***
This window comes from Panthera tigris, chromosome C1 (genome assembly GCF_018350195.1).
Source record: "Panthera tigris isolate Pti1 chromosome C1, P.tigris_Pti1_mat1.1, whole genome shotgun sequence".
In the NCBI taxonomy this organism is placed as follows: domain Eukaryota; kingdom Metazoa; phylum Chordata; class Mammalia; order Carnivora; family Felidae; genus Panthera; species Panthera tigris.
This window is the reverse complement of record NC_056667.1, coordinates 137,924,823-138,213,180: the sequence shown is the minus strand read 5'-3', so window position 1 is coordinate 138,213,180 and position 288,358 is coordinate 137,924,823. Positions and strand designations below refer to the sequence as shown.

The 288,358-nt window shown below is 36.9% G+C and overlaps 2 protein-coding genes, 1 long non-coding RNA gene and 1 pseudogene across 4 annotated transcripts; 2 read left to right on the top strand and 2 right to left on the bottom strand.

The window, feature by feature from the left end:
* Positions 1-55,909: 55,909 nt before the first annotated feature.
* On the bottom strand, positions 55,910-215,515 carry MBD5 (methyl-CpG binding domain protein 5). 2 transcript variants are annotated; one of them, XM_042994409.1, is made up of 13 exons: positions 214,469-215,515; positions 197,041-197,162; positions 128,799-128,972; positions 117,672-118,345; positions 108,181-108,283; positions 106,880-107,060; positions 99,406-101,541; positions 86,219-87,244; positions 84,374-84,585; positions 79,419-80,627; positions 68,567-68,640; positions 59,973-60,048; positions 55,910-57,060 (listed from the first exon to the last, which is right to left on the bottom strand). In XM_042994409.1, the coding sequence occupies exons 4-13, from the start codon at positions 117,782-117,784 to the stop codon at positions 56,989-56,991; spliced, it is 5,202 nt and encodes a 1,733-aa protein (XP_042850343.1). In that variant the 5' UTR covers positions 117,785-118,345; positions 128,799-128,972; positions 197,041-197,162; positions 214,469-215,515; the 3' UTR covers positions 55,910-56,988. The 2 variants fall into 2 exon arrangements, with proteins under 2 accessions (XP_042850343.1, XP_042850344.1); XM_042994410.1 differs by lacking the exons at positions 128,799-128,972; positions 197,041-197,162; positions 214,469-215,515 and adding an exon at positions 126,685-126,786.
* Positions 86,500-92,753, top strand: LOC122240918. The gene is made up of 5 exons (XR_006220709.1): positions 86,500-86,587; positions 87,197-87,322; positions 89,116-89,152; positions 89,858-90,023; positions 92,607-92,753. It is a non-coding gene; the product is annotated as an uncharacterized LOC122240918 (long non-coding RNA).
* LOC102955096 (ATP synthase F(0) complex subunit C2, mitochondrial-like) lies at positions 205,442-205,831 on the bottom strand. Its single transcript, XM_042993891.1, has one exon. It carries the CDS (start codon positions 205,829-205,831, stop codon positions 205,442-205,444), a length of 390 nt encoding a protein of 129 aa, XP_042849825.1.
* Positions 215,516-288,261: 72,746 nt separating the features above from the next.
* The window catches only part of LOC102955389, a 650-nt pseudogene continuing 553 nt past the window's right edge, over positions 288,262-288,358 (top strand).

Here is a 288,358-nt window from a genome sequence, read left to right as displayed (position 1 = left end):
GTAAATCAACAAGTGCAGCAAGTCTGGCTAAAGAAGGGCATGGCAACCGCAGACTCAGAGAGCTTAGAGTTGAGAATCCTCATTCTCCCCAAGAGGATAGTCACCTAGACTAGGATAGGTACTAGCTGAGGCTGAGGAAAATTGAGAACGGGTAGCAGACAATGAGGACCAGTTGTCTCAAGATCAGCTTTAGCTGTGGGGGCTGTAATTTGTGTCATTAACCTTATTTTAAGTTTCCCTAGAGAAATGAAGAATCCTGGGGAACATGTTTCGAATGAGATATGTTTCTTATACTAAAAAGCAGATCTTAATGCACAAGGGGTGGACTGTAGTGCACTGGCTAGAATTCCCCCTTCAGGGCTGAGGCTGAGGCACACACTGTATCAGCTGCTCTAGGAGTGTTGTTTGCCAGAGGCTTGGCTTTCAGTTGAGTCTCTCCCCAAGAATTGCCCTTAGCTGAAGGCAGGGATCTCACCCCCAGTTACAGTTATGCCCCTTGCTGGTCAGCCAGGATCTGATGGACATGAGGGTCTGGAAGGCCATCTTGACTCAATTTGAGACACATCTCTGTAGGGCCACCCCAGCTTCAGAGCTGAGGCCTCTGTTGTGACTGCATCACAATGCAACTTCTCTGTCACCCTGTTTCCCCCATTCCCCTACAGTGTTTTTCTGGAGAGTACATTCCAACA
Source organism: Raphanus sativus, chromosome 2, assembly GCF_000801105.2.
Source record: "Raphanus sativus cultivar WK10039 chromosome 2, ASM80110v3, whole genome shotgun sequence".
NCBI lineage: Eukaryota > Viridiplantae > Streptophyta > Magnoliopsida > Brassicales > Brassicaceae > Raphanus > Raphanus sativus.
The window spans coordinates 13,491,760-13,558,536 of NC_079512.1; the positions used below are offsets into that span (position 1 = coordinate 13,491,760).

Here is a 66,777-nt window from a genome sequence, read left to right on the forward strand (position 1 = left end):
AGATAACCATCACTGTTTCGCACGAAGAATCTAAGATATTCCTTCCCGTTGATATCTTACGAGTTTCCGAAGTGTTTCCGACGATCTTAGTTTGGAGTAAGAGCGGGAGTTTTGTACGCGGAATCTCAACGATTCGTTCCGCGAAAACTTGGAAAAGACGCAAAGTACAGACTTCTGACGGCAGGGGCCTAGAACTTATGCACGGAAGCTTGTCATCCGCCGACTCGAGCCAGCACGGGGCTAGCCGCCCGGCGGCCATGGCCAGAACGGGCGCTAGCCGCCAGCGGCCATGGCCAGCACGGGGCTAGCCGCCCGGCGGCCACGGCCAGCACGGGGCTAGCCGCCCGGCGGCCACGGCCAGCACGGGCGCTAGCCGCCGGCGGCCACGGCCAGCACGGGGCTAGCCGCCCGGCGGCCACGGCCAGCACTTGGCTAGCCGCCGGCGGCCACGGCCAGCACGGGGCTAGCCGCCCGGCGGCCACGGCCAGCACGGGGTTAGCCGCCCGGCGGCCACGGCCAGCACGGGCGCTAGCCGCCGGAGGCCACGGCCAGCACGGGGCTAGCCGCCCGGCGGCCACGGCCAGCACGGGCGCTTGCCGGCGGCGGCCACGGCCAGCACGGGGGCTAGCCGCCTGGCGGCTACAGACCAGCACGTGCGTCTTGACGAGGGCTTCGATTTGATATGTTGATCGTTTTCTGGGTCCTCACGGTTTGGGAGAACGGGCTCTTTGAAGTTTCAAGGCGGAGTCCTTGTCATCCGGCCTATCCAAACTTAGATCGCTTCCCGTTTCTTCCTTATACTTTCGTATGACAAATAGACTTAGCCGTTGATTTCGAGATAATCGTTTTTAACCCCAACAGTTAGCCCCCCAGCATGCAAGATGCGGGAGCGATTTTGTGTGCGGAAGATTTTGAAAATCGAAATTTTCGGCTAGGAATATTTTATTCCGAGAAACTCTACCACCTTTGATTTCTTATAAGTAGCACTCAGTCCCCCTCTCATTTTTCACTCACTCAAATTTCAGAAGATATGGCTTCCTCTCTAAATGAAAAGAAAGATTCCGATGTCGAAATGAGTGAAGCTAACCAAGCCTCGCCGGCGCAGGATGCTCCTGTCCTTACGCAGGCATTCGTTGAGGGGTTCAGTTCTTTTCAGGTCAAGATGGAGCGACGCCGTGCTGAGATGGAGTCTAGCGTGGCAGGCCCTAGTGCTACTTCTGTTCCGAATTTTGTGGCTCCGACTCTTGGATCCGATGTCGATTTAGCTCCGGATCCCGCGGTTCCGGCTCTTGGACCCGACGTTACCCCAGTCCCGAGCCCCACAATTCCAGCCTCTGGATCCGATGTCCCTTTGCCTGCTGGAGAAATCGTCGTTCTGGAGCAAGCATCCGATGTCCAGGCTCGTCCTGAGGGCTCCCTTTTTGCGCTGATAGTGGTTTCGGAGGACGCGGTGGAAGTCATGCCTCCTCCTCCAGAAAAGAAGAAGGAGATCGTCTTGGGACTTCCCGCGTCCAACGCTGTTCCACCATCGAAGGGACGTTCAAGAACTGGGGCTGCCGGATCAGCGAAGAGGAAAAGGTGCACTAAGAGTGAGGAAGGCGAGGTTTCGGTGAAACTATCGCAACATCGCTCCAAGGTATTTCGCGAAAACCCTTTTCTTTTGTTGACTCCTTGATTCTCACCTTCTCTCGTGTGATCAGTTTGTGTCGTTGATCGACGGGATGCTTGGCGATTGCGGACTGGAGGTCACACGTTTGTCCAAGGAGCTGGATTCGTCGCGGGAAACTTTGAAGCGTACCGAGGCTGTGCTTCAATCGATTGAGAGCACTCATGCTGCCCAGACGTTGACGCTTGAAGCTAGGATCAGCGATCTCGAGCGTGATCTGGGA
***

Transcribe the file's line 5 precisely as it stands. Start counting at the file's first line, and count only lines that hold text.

The 288,358-nt window shown below is 36.9% G+C and overlaps 2 protein-coding genes, 1 long non-coding RNA gene and 1 pseudogene across 4 annotated transcripts; 2 read left to right on the top strand and 2 right to left on the bottom strand.